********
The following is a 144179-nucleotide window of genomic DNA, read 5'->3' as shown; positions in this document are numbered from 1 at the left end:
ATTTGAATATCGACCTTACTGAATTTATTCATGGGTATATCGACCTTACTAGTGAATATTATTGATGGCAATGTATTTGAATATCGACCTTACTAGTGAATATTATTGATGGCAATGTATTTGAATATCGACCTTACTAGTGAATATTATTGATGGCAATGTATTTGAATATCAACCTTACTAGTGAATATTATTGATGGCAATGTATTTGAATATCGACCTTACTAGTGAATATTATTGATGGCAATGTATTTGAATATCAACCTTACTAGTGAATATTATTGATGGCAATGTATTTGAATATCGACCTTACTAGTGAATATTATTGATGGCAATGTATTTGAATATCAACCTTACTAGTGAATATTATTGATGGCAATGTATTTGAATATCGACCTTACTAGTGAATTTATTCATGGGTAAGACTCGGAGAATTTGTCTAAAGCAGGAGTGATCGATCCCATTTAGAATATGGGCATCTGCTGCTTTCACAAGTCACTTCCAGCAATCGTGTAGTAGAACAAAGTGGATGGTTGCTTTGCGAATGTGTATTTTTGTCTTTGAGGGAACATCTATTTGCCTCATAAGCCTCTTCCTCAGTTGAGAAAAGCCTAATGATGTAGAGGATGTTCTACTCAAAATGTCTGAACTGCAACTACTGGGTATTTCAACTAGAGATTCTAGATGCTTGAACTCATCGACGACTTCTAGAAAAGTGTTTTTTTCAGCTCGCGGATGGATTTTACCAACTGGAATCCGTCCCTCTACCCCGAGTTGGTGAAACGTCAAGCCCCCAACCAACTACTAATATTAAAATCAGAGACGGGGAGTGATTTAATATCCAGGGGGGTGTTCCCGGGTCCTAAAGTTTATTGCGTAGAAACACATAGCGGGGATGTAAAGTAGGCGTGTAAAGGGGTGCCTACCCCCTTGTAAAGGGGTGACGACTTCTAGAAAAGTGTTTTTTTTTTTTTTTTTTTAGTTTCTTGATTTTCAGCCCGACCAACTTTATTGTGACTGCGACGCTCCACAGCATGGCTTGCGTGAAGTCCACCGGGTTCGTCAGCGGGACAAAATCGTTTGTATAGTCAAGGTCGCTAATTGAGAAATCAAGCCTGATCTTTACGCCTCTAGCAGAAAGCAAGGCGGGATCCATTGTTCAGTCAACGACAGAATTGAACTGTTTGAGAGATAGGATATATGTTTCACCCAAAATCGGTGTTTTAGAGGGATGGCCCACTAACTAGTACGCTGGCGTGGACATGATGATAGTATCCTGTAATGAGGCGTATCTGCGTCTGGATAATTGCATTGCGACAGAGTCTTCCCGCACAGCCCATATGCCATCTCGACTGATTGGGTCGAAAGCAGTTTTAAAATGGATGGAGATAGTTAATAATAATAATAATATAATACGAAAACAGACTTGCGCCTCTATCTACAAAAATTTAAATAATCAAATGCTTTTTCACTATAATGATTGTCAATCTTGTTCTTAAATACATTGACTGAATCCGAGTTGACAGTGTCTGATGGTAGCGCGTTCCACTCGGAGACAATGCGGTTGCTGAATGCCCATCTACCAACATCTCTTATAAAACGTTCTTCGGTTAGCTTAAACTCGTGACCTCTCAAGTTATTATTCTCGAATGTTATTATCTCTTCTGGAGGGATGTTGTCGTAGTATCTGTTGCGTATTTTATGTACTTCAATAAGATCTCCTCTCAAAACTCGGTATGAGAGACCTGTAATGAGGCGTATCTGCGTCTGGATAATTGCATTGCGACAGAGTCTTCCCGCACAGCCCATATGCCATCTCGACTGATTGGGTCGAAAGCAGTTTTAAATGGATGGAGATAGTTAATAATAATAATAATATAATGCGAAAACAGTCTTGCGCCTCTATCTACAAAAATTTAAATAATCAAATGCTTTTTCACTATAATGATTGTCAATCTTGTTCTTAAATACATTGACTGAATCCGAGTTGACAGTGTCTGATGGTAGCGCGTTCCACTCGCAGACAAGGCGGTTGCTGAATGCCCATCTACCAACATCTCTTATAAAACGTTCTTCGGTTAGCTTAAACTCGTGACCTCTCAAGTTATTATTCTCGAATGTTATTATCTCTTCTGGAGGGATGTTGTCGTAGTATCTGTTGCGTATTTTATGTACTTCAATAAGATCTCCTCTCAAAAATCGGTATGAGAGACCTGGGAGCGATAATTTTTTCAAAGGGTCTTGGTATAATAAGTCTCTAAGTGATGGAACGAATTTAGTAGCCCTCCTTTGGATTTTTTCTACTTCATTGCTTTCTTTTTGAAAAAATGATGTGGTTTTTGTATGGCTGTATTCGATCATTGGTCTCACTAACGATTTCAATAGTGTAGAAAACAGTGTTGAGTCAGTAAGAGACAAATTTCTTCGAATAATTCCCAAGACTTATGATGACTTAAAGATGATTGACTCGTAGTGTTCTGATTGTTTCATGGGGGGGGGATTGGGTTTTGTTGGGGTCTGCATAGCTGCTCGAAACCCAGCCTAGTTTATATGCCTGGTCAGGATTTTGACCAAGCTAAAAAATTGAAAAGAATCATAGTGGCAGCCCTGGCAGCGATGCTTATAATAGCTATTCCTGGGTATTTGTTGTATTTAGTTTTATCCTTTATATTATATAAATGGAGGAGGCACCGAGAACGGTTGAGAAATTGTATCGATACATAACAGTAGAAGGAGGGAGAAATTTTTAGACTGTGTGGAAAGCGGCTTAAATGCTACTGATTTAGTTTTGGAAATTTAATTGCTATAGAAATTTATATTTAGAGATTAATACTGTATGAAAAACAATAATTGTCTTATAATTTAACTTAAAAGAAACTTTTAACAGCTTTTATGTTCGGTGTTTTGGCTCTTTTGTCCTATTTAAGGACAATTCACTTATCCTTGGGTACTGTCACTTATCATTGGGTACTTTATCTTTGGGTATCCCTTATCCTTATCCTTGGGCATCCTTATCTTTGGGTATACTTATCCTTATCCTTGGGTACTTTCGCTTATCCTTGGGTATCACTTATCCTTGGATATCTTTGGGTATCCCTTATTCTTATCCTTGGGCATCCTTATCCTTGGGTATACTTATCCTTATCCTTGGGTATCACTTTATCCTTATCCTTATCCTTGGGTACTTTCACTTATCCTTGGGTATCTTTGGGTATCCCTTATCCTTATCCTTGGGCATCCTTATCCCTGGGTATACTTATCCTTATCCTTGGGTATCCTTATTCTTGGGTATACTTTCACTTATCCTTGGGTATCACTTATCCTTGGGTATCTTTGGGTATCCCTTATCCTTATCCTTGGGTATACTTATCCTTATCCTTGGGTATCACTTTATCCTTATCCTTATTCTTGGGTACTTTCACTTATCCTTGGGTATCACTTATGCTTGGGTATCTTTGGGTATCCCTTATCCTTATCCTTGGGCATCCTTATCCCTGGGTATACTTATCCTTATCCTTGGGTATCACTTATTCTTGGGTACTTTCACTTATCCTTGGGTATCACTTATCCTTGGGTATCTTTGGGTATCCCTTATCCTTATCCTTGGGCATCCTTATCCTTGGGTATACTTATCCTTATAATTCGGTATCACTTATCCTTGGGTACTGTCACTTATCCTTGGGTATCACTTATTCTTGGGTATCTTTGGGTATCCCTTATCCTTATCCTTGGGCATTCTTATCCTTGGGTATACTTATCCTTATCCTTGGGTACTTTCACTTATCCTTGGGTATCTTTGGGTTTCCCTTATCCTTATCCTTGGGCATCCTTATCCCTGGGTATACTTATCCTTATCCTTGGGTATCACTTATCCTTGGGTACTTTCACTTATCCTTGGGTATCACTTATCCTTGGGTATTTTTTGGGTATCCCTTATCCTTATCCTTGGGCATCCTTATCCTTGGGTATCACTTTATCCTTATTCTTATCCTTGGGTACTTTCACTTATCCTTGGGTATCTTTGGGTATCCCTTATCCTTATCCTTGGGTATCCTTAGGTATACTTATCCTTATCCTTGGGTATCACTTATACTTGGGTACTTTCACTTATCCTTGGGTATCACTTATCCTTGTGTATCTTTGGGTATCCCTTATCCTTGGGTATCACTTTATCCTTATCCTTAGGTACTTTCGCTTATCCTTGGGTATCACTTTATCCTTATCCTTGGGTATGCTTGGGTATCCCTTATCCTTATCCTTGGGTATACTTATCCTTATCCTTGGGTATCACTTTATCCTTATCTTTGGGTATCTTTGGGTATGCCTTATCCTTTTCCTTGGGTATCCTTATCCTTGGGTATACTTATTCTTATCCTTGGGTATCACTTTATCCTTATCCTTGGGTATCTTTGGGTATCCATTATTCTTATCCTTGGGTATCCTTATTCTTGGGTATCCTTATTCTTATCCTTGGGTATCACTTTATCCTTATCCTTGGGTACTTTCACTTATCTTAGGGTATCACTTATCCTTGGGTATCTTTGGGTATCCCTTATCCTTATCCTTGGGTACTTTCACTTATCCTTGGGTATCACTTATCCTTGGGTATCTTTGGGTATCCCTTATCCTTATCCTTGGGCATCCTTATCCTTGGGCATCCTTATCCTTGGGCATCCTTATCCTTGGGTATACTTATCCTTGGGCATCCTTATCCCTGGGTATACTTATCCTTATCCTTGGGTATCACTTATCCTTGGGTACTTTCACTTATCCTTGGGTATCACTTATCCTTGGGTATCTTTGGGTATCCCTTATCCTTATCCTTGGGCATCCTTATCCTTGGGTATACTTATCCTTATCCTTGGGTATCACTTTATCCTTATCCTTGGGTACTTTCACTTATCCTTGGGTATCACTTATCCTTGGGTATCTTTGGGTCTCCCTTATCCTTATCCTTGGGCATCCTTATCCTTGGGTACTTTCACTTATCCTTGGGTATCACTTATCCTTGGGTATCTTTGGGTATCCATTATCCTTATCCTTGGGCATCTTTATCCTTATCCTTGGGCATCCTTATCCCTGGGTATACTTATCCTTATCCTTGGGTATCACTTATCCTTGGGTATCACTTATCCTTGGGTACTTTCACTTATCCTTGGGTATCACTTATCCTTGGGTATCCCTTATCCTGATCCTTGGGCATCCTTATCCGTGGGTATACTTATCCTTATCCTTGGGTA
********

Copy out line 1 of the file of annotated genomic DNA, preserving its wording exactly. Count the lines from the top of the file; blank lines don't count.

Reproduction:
The following is a 144179-nucleotide window of genomic DNA, read 5'->3' as shown; positions in this document are numbered from 1 at the left end: